At 2 am on a summer night in 1975, the year when then-prime minister Indira Gandhi declared a state of emergency across the country, a knock at the door of Arun Jaitley's Delhi residence turned out to be a defining moment for him. His father opened the door to find police who had come to arrest the 22-year-old. Jaitley, who was then a member of the student organisation Akhil Bharatiya Vidyarthi Parishad (ABVP) and president of the Delhi University students' union, managed to escape. The next morning, he protested against detaining senior non-Congress political leaders and later got arrested. Jaitley spent more than 19 months in a Delhi jail.
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Jaitley, now India's finance minister, has come a long way since then. The jail term not only brought Jaitley respect from BJP leaders but also helped him, in some ways, in developing better understanding of the legal system. Once he was out of prison, Jaitley concentrated on his legal profession and rose to become additional solicitor general under the V.P. Singh government in 1989. His legal career reached new heights in 1997 when he got Bharatiya Janata Party stalwart L.K. Advani acquitted by the Delhi High Court in the famous Jain hawala diary case.
Come July 10, Jaitley will present in Parliament the first Budget of the Narendra Modi-led National Democratic Alliance government. Jaitley has his task cut out. He will have to strike a balance between the promises made by the BJP in its pre-election campaign and the hard realities of the current economic situation.
Jaitley, who is known to be close to Prime Minister Modi and stood besides him even when the former Gujarat chief minister was panned by people within and outside the BJP, is expected to take some bold steps to get the economy into shape. High inflation, tepid factory output, a policy paralysis and a high subsidy burden in the past few years has hurt economic growth. In 2013/14, gross domestic product grew 4.7 per cent, the second consecutive year of the economy expanding below five per cent annually.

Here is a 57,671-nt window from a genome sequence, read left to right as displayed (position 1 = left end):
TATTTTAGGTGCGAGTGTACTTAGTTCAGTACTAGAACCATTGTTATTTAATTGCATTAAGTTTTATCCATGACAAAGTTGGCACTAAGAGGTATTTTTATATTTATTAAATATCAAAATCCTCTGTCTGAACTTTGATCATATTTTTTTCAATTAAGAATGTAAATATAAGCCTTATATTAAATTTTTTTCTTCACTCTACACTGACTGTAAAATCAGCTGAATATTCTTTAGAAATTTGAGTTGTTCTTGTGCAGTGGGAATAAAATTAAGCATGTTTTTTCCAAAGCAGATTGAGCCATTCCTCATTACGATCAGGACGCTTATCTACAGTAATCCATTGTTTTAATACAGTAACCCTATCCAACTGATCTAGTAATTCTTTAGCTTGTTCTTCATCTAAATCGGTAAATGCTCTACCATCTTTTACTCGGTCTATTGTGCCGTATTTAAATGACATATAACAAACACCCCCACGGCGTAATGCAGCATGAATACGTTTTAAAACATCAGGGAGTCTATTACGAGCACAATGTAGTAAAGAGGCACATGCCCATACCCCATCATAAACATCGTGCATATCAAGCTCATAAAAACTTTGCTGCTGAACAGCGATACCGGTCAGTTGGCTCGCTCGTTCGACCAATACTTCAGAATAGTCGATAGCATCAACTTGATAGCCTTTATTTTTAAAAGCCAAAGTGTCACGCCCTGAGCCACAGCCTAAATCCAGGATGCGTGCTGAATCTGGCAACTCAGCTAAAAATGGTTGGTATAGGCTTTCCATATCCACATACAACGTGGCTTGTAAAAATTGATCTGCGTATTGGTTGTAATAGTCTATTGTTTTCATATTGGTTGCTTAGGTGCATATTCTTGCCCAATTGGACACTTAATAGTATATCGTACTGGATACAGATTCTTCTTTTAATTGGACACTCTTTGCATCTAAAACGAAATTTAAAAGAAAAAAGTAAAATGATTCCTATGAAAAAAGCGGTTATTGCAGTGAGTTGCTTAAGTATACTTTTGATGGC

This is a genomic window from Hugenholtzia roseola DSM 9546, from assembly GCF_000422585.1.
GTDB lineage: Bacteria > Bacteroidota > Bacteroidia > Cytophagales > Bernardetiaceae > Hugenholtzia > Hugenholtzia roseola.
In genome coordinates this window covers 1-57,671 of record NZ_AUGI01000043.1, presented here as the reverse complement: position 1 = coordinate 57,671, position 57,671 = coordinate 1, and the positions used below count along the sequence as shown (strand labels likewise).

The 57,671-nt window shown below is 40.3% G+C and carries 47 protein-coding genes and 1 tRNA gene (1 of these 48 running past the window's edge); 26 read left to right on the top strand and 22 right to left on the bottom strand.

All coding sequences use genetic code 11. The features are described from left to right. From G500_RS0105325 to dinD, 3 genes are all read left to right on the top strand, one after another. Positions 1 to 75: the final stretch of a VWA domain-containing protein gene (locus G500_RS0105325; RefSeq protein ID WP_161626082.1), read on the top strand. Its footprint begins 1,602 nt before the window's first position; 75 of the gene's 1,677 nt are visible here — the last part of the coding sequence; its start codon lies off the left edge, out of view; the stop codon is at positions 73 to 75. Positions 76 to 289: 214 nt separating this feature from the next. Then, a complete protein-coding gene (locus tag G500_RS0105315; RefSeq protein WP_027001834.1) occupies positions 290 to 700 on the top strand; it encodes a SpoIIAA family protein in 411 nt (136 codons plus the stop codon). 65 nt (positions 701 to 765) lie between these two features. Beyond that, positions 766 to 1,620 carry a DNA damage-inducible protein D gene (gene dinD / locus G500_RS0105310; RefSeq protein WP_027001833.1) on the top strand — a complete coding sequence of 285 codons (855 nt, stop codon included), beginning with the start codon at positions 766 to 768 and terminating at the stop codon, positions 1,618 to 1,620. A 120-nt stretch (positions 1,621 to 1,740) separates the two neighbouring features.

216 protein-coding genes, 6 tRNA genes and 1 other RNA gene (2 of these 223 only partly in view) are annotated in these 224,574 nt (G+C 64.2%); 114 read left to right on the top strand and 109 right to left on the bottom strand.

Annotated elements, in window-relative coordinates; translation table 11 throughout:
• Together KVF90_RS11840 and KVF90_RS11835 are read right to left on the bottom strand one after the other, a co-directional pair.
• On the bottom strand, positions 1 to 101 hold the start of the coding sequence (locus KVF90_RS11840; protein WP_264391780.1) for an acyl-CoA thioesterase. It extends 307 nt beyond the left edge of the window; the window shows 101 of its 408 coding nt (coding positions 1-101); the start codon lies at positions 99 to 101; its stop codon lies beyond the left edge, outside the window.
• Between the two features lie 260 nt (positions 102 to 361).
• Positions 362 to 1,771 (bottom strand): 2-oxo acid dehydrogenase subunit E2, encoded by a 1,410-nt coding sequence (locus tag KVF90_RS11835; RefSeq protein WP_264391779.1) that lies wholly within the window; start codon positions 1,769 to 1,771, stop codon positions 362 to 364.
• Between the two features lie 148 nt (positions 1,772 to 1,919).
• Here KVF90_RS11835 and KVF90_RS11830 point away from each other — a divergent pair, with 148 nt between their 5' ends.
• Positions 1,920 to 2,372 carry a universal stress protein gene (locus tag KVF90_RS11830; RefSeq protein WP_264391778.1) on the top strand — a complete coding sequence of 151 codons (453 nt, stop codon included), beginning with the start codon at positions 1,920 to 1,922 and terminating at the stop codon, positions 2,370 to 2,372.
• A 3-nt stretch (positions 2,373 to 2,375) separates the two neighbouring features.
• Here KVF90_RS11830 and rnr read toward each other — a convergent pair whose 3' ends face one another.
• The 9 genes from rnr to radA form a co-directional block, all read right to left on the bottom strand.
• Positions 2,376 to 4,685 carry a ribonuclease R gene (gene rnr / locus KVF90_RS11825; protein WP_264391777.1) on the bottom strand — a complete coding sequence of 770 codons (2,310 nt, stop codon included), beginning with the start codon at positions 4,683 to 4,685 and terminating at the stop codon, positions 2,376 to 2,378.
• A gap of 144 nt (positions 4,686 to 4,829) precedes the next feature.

In his blog supporting the recent hike in freight and fare charges, Jaitley had said: "The Indian Railways for the last few years have been running at a loss. The only way that Railways can survive is when users pay for the facilities that they avail. The passenger services have been subsidized by the freight traffic. In recent years even freight fares have come under pressure."
Before he quit practicing law in June 2009 and shifted his focus entirely to politics, Jaitley fought several high-profile cases including representing the Birla family in their legal battle against R.S. Lodha some years ago. Jaitley, who has advised Vodafone on various taxation issues in the past, recused himself from the Vodafone tax dispute soon after becoming the finance minister. For people who know him well, he is one of the savviest leaders in the BJP, and has been at the forefront of the election campaign this year. He is also known for his articulation and relationship with the Indian industry.
With a likelihood of low rainfall this year, controlling inflation will remain one of the biggest challenges for Jaitley. He has already advised state governments to take steps to curb hoarding of food items.
"The rise in prices of food articles can also be attributed to withholding of stocks on account of apprehension of a weak monsoon. The state government[s] should take effective steps to ensure that speculative hoarding is discouraged," Jaitley said in his June 16 blog post.
Unlike several ministers in the present government, Jaitley has experience in managing key ministries in the previous NDA government led by Atal Bihari Vajpayee. In 1999, Jaitley was named Minister of State for Information and Broadcasting (Independent Charge) and later headed the disinvestment ministry with independent charge. He also headed the commerce ministry.
Another pressing question that Jaitley faces is whether to address the problems with the existing infrastructure or allocate more money to build new.
Going by the reports, he could make some announcements about launching bullet trains and building smart cities - the two key large infrastructure projects that were highlighted in the BJP's election manifesto. But while he may somehow manage to find money for these ambitious long-term projects, he must also keep in mind short-term problems such as controlling the fiscal deficit. That will not be easy.